How did you come to jazz? To this question, I often find myself scratching my head and typically settle on a vague answer only made more vague by an impulsively apologetic shrug. “Well, you know, it just happened”. There was never any kind of jazz-related music playing around the house and even my childhood piano lessons didn’t put the genre on my radar the whole time I took them. It wasn’t exactly frowned upon or disregarded by my circle of friends and relatives. It simply didn’t exist. The closest I ever got to an awareness of the music growing up was a scuffed compilation CD of Glenn Miller my parents had left sitting on a dusty bookshelf in the living room. How did it get there in the first place? I will never know. As I moved into my late teens, I picked out a Coltrane retrospective CD while shopping with my parents at a grocery store in my hometown in France. I remember it had the song Russian Lullaby on it, the last track. I had never heard anything played with so much intensity and fire, at that breakneck speed. And no amp or savvy production to give it a boost. What the heck is this, I thought. This beat is infectiously fast! Is this humanly possible? From here on out, I went on a Coltrane binge – mostly the late and supposedly less accessible recordings – that didn’t leave much room for any other jazz artist or other music style for a while. After wearing out Stellar Regions and the Live at the Village Vanguard sessions – which ripped apart any sense of metronomic stability – I worked my way back through the earlier records and slowly gravitated toward the more straight-up swinging jazz I had only had a glimpse of before at the time. That’s when Miles Davis’ Kind of Blue caught my attention. Low and behold, it had my new hero on it, blowing his heart out on every tune. So, it is possible to make a truly distinctive and individual statement  in the most collective setting one can think of, I mused. Thus began my sinuous initiation to this thing called jazz. Twenty years down the road and a new instrument to practice – the double bass – I’m still struggling to define the contours of the art form. There are times when I just can’t take the polyphonic quality of some of the music and  go into a jazz-free regimen for days, only playing rap, classical and what not,  or no music at all.  Jazz can be overwhelming as complex emotions are.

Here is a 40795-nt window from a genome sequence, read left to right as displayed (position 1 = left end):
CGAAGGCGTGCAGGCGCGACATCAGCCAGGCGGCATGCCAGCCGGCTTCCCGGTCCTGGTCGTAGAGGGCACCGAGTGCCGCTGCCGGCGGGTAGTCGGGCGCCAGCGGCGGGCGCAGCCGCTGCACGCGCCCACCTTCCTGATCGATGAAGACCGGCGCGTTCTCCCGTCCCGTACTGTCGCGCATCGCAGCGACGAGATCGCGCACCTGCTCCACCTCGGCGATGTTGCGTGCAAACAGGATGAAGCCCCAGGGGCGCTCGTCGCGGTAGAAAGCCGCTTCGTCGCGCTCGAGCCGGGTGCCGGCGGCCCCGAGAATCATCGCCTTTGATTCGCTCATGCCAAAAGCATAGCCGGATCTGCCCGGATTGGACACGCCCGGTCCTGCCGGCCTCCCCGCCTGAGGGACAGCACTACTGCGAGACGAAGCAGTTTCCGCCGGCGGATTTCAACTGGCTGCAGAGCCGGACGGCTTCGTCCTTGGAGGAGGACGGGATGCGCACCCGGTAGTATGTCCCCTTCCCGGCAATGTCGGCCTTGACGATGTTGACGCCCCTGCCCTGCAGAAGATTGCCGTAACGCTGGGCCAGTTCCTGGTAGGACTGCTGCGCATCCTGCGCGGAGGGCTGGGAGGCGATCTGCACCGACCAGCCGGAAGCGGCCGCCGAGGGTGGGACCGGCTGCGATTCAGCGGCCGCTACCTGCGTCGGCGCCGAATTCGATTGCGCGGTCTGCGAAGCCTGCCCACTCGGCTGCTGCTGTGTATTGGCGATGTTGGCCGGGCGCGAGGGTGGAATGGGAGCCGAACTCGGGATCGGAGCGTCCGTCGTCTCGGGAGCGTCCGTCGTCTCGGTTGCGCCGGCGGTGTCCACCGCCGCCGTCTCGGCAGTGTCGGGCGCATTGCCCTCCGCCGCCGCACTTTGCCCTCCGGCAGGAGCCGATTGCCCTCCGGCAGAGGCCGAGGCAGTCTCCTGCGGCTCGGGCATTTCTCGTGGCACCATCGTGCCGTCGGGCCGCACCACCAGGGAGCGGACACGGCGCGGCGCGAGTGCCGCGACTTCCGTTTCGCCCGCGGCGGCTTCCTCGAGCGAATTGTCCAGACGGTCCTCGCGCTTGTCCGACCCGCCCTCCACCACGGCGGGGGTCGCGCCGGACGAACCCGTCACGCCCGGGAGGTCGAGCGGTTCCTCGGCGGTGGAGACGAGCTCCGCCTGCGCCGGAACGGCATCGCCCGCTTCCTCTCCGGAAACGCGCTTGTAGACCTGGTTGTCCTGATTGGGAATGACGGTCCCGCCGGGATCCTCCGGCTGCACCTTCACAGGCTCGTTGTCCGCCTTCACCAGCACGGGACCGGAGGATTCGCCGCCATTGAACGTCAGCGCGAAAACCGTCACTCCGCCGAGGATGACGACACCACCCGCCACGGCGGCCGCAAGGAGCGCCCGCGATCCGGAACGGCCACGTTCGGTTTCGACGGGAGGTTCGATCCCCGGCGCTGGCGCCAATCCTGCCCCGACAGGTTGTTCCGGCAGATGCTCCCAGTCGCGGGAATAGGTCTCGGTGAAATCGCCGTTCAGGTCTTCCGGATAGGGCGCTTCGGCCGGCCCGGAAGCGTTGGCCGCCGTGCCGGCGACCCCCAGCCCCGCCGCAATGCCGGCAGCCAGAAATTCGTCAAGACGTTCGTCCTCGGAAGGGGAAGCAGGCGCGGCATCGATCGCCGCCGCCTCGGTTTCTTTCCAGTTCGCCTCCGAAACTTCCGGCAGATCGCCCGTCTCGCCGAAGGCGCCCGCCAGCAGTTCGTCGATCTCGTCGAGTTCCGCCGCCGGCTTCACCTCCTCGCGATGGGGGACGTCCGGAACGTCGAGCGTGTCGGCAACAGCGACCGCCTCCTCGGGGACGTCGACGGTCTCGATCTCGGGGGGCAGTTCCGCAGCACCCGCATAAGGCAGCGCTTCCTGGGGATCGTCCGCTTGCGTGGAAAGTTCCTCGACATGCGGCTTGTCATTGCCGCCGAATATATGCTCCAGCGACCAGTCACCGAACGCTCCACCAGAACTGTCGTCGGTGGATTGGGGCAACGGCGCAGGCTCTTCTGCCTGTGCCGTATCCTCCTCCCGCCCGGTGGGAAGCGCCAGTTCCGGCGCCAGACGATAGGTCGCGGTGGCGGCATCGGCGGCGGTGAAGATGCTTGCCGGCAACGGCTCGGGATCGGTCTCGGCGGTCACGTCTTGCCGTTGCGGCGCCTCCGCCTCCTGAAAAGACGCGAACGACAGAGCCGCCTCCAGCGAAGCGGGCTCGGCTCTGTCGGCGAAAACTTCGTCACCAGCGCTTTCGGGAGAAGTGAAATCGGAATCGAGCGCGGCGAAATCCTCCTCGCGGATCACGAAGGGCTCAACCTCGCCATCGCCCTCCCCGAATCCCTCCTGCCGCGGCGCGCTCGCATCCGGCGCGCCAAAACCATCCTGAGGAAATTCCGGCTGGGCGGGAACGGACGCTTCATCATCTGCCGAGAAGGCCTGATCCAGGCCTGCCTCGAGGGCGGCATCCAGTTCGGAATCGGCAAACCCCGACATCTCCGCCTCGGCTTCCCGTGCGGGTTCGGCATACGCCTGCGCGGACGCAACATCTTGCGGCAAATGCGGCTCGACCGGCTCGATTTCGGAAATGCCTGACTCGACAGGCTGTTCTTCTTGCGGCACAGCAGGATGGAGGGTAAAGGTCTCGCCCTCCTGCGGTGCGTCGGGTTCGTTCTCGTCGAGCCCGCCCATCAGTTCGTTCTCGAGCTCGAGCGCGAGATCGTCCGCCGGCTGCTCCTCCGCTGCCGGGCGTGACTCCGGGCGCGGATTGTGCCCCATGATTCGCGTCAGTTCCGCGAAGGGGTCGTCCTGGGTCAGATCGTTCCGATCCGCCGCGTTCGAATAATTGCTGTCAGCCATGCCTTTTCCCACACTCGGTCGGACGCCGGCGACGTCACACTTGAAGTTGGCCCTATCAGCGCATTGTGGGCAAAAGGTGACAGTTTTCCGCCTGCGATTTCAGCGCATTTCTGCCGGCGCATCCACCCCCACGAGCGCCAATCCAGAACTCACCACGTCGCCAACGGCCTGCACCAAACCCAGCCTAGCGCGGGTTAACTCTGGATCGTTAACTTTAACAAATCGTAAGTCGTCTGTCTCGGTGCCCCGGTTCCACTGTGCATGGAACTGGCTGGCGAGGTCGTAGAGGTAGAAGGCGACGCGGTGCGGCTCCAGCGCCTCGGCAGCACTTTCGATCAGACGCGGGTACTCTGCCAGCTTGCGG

I guess that’s where I’m getting at with his post.

As much as I have denied it defensively for years, I came to realize that yes, jazz is complex.  But complexity is not a sanctuary for intellectuals or an elitist class of the Enlightened. Human emotions are complex. To me, when played sincerely, jazz is the epitome of a complex human emotion, one that ties the cerebral to the elemental seamlessly. At the risk of overstating the point, we all have something jazz inside us. Sure, the term originated under unfavorable auspices. As the BAM (Black American Movement) controversy made abundantly clear, the word jazz itself is morally problematic when we look at its racist and derogatory beginnings. It’s no wonder, then, that most jazz lovers and haters are still fairly opinionated about where to draw the line between jazz and non jazz, not realizing that this line has never been and will never be scored in indelible ink.